Is smacking an effective, or even acceptable, means of disciplining your child? Popular opinion is shifting to the negative, and arguments for this stance continue to mount.
One international study, led by Professor Kang Lee, was reported recently in the article, ‘Spare the rod and save the child’. In comparing the performance of children at schools practising physical and non-physical discipline, it was found “the ability to control behaviours, to switch from one task to another, and to plan actions” were all stronger in children raised under positive parental control.
Professor Lee went on to explain that “these skills are essential for a child to succeed in school … and of course in the future, in many job situations.”
So by smacking your child, could you be hindering their opportunities for success in the classroom and beyond?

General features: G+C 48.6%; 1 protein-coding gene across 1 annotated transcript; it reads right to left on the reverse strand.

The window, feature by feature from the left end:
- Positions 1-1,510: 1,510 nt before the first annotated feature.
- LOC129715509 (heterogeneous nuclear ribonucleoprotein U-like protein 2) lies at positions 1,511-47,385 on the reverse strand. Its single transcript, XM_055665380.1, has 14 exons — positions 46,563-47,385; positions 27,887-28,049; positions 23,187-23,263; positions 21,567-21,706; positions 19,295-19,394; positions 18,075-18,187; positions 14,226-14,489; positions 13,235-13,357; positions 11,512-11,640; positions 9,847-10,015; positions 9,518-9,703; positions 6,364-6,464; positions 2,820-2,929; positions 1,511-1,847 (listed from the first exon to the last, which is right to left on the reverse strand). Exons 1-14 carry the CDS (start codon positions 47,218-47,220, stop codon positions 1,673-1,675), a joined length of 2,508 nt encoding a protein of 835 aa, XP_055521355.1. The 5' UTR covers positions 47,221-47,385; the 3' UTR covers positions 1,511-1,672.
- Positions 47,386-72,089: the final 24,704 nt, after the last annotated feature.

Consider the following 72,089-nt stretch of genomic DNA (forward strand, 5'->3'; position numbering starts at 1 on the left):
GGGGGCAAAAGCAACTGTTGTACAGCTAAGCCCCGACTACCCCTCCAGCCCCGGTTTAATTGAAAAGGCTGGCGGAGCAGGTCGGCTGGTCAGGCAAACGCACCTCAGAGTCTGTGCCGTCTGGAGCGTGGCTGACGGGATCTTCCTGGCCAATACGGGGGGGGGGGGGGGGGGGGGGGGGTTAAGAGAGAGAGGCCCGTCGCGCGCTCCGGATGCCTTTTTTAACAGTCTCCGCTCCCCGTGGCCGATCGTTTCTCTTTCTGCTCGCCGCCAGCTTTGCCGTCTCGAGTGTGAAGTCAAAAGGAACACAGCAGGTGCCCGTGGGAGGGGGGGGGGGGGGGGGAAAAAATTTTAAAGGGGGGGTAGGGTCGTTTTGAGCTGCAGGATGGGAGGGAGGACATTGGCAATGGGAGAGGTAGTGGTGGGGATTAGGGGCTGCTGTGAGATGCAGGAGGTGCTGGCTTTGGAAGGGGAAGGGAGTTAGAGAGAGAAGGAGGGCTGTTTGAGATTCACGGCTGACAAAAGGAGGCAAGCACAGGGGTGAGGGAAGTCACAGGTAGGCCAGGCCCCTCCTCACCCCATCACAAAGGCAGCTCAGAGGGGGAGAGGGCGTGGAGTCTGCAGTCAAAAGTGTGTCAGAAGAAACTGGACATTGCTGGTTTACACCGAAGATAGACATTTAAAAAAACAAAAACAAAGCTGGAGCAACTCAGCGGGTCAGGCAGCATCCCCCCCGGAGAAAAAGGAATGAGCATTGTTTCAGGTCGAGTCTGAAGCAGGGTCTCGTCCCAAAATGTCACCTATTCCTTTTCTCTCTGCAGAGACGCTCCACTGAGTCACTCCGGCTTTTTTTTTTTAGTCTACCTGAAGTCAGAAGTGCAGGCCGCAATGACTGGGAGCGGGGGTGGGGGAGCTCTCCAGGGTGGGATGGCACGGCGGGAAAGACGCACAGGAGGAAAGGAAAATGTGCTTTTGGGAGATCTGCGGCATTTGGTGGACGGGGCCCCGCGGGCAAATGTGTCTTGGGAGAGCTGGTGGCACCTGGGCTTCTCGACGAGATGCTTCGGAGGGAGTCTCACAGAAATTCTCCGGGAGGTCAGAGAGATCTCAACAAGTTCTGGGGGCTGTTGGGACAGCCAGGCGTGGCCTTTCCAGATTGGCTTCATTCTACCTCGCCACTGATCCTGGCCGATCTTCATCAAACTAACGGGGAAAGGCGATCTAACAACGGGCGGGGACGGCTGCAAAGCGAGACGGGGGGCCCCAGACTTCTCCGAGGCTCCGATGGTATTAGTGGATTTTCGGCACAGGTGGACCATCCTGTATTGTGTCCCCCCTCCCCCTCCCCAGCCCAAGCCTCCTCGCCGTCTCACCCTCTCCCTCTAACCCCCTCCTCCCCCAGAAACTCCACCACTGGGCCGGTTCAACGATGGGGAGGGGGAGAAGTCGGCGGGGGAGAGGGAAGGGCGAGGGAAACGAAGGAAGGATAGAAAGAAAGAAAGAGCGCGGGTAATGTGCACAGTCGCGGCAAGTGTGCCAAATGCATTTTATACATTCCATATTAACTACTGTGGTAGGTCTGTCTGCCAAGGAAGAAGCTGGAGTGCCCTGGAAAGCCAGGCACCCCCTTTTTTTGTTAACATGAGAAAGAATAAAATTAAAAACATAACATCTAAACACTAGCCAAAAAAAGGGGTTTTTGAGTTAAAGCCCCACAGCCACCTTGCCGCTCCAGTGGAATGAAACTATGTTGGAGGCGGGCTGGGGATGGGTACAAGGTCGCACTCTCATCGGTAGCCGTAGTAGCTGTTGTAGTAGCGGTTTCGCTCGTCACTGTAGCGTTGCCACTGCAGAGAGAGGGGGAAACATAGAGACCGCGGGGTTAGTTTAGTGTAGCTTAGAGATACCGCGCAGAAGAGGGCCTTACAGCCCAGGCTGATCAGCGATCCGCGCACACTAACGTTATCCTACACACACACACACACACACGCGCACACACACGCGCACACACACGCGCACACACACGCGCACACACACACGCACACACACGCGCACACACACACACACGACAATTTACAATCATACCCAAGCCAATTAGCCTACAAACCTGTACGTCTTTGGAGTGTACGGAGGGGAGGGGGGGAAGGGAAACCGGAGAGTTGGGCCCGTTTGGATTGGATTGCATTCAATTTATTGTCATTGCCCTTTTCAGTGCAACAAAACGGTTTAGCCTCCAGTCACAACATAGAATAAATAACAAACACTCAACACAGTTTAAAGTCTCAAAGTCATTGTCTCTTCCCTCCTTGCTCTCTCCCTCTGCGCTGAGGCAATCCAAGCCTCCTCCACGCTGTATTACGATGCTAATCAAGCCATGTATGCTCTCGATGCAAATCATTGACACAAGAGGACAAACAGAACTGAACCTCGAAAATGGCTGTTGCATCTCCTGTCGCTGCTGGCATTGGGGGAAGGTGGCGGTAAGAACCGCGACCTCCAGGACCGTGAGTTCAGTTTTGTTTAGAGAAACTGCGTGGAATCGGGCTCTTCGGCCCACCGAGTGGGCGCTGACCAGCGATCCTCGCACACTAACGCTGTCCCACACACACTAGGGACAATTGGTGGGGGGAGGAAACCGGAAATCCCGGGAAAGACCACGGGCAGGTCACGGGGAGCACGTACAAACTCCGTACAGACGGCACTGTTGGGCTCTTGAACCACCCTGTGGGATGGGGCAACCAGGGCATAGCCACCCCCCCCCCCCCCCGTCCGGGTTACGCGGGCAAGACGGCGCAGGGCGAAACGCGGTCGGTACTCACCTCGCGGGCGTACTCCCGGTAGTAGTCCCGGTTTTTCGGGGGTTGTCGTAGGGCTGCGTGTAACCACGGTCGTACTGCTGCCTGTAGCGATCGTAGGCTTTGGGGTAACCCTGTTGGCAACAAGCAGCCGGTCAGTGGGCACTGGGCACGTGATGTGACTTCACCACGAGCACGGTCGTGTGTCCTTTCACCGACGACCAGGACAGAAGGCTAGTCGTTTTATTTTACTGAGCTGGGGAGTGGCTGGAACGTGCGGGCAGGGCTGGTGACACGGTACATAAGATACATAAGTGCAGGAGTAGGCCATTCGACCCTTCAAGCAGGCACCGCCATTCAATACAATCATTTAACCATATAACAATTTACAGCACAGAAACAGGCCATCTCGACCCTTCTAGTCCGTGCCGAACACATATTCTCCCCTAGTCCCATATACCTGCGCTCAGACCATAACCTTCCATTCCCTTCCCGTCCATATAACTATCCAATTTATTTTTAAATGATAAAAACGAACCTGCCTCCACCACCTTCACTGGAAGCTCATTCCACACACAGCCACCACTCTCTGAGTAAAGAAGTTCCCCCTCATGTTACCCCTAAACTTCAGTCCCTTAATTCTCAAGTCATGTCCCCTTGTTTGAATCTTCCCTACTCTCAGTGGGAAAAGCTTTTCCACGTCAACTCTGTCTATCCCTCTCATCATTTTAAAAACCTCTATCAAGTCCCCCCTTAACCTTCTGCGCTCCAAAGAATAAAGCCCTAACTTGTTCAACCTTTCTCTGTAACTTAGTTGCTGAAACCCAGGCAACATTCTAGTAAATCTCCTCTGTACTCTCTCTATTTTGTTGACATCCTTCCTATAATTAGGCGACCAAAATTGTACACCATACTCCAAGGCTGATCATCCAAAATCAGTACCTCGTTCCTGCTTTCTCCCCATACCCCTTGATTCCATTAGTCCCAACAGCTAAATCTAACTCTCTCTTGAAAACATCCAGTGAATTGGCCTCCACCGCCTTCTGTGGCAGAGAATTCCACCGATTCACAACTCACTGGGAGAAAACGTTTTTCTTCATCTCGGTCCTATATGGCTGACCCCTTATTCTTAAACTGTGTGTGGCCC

As a psychologist, I see smacking as outmoded, more often than not a response borne out of frustration and used as punishment rather than to educate or retrain.
To overcome the perceived need to smack children, parents must be more proactive and anticipate where a situation is heading before it deteriorates to the point they feel there is no alternative. A good strategy is to remember that there are far more positive techniques to employ; techniques that provide ongoing reminders that actions have consequences.
I have asked a number of kids whether they would prefer 30 seconds of pain or the denial of certain privileges. They all chose the former, with the primary reason being that the consequences linger long after physical pain subsides. Of course, the psychological consequences of smacking should be paramount.
So, while disciplining your child is certainly an important, and often very necessary, component of successful parenting, physical punishment should be avoided. Instead, consider confiscating phones, banning TV or restricting recreational activities.